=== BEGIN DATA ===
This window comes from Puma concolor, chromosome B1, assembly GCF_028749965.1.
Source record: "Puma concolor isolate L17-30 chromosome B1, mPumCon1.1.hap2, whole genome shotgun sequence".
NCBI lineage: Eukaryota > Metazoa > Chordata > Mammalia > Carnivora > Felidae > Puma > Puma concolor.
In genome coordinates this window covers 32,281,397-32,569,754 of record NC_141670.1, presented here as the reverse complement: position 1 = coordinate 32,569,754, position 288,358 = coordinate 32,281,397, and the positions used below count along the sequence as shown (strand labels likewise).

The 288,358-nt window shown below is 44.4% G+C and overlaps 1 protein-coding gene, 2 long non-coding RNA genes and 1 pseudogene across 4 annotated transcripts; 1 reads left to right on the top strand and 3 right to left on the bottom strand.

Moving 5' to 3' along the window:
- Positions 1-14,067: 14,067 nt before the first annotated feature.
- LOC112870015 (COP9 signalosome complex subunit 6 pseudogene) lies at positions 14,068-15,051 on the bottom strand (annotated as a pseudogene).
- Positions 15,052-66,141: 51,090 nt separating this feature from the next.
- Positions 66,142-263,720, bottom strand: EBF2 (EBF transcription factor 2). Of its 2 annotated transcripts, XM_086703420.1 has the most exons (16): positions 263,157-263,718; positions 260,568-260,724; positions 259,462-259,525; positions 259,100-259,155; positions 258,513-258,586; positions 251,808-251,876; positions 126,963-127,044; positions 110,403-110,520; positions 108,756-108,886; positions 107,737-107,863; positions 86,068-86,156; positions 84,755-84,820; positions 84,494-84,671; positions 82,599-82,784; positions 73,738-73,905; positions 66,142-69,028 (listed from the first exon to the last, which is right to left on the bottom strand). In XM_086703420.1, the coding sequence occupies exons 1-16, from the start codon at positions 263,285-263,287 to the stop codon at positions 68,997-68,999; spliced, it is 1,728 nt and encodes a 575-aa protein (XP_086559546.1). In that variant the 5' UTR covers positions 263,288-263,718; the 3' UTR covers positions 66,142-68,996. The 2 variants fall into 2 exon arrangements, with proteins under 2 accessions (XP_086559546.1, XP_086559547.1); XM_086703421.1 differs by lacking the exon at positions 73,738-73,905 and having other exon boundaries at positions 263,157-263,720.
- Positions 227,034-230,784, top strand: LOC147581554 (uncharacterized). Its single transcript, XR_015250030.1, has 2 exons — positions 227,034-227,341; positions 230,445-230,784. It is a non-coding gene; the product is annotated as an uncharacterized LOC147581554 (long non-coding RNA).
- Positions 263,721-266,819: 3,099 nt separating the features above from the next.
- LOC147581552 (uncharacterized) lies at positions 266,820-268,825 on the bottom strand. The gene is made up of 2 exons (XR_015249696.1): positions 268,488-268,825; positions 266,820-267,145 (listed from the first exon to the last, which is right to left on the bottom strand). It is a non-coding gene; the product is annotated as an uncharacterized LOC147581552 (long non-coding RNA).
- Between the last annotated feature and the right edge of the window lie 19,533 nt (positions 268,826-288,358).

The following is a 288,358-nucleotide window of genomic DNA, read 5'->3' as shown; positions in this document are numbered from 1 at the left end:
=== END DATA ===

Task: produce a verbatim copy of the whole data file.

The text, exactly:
This window comes from Puma concolor, chromosome B1, assembly GCF_028749965.1.
Source record: "Puma concolor isolate L17-30 chromosome B1, mPumCon1.1.hap2, whole genome shotgun sequence".
NCBI lineage: Eukaryota > Metazoa > Chordata > Mammalia > Carnivora > Felidae > Puma > Puma concolor.
In genome coordinates this window covers 32,281,397-32,569,754 of record NC_141670.1, presented here as the reverse complement: position 1 = coordinate 32,569,754, position 288,358 = coordinate 32,281,397, and the positions used below count along the sequence as shown (strand labels likewise).

The 288,358-nt window shown below is 44.4% G+C and overlaps 1 protein-coding gene, 2 long non-coding RNA genes and 1 pseudogene across 4 annotated transcripts; 1 reads left to right on the top strand and 3 right to left on the bottom strand.

Moving 5' to 3' along the window:
- Positions 1-14,067: 14,067 nt before the first annotated feature.
- LOC112870015 (COP9 signalosome complex subunit 6 pseudogene) lies at positions 14,068-15,051 on the bottom strand (annotated as a pseudogene).
- Positions 15,052-66,141: 51,090 nt separating this feature from the next.
- Positions 66,142-263,720, bottom strand: EBF2 (EBF transcription factor 2). Of its 2 annotated transcripts, XM_086703420.1 has the most exons (16): positions 263,157-263,718; positions 260,568-260,724; positions 259,462-259,525; positions 259,100-259,155; positions 258,513-258,586; positions 251,808-251,876; positions 126,963-127,044; positions 110,403-110,520; positions 108,756-108,886; positions 107,737-107,863; positions 86,068-86,156; positions 84,755-84,820; positions 84,494-84,671; positions 82,599-82,784; positions 73,738-73,905; positions 66,142-69,028 (listed from the first exon to the last, which is right to left on the bottom strand). In XM_086703420.1, the coding sequence occupies exons 1-16, from the start codon at positions 263,285-263,287 to the stop codon at positions 68,997-68,999; spliced, it is 1,728 nt and encodes a 575-aa protein (XP_086559546.1). In that variant the 5' UTR covers positions 263,288-263,718; the 3' UTR covers positions 66,142-68,996. The 2 variants fall into 2 exon arrangements, with proteins under 2 accessions (XP_086559546.1, XP_086559547.1); XM_086703421.1 differs by lacking the exon at positions 73,738-73,905 and having other exon boundaries at positions 263,157-263,720.
- Positions 227,034-230,784, top strand: LOC147581554 (uncharacterized). Its single transcript, XR_015250030.1, has 2 exons — positions 227,034-227,341; positions 230,445-230,784. It is a non-coding gene; the product is annotated as an uncharacterized LOC147581554 (long non-coding RNA).
- Positions 263,721-266,819: 3,099 nt separating the features above from the next.
- LOC147581552 (uncharacterized) lies at positions 266,820-268,825 on the bottom strand. The gene is made up of 2 exons (XR_015249696.1): positions 268,488-268,825; positions 266,820-267,145 (listed from the first exon to the last, which is right to left on the bottom strand). It is a non-coding gene; the product is annotated as an uncharacterized LOC147581552 (long non-coding RNA).
- Between the last annotated feature and the right edge of the window lie 19,533 nt (positions 268,826-288,358).

The following is a 288,358-nucleotide window of genomic DNA, read 5'->3' as shown; positions in this document are numbered from 1 at the left end: